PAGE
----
CETA clears constitutional court hurdle

The Second Senate of the Federal Constitutional Court has rejected numerous applications for an interim injunction to prevent Germany's approval of the free trade agreement between the EU and Canada.

The Judgement of the Constitutional Court paves the way for Federal Minister for Economic Affairs Sigmar Gabriel to vote in favour of the agreement when it comes to the ballot in the Council of the European Union (probably on 18 October 2016). The Court however requires the Federal Government to ensure,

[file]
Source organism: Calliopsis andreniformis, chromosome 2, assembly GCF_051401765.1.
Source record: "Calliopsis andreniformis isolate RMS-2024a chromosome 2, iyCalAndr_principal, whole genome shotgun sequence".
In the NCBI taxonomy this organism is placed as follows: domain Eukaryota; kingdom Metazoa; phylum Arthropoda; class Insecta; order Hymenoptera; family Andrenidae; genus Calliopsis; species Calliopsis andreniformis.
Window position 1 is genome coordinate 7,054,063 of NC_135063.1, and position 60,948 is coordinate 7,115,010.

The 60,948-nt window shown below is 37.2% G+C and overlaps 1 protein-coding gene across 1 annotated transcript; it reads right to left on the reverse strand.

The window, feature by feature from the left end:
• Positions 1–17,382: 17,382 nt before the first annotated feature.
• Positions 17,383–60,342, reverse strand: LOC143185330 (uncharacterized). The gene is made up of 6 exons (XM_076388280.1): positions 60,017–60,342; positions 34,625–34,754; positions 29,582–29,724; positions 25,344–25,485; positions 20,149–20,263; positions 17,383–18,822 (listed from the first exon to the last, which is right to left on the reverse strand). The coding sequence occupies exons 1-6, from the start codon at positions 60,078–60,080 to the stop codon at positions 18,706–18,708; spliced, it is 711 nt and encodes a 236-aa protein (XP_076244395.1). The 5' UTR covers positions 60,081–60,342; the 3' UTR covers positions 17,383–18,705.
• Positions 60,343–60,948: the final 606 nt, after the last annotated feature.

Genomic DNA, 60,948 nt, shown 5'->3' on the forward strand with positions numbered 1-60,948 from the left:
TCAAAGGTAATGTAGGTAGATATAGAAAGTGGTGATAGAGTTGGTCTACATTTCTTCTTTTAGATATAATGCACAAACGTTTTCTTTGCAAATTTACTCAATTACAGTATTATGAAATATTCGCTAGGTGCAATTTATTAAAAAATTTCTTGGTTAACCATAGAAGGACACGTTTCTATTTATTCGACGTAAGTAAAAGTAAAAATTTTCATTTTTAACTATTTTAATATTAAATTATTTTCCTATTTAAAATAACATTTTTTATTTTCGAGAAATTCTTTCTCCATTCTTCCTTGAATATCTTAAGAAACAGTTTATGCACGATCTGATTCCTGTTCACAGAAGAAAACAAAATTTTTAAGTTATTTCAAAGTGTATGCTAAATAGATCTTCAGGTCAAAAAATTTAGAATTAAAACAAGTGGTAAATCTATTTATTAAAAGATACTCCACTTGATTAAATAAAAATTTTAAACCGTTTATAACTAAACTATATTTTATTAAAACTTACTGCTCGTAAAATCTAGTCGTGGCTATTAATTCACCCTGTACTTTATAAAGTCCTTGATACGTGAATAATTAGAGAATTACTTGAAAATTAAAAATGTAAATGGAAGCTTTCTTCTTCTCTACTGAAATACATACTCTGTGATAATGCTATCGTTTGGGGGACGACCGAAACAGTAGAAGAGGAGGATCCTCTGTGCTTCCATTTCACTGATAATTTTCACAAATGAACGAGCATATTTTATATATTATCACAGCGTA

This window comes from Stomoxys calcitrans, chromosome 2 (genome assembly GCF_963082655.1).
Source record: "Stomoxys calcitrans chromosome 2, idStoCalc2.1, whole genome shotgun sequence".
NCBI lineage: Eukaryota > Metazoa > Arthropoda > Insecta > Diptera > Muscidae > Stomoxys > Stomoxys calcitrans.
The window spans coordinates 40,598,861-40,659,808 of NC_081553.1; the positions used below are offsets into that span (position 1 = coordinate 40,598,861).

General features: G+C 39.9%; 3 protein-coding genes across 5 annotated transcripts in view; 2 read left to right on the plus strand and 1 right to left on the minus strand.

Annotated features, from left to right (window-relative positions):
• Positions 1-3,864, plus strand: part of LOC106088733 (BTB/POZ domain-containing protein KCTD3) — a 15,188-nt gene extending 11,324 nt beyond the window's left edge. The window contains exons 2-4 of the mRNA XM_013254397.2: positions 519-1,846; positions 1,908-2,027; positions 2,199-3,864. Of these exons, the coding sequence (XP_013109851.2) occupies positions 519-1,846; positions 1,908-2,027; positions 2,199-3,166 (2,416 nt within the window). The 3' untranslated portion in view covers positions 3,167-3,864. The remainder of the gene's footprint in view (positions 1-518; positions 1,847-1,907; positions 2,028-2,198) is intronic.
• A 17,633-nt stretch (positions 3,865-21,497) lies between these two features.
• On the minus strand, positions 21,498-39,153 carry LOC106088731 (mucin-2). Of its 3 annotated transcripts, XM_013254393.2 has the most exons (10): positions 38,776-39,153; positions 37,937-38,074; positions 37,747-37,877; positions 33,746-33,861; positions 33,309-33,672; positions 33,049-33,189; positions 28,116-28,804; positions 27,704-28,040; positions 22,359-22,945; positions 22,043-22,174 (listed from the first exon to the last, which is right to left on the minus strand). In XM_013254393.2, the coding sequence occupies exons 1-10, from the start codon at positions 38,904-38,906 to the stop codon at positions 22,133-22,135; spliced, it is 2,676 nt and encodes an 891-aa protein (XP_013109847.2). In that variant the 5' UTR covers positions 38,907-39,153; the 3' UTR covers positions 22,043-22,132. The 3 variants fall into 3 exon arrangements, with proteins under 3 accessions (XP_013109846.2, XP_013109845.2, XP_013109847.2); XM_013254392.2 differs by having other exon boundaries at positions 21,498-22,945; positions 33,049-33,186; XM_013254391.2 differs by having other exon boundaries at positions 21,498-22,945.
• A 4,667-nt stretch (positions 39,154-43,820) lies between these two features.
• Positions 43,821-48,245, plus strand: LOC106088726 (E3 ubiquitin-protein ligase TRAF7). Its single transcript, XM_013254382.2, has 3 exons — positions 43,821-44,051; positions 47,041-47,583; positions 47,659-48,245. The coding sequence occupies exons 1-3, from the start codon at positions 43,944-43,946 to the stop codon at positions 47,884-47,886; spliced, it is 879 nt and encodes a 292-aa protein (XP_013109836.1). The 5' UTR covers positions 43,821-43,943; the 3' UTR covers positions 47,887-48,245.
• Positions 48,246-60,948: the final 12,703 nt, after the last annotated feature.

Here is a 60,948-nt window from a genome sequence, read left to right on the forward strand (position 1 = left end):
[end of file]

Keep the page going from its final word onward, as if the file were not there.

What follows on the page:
- that a Council Decision on provisional application will only include areas of CETA which indisputably fall within the competence of the European Union,

- that, until a decision has been passed by the Federal Constitutional Court in the main action, there must be sufficient democratic accountability for the resolutions passed in the mixed CETA Committee and

- that the interpretation of Art. 30.7 (3) (c) CETA allows for Germany's unilateral termination of provisional application.

If these requirements are complied with, there is no risk of any serious detriment, either to the rights of the applicants or to the German Bundestag's participation rights, such as would justify an interim injunction as part of an impact assessment.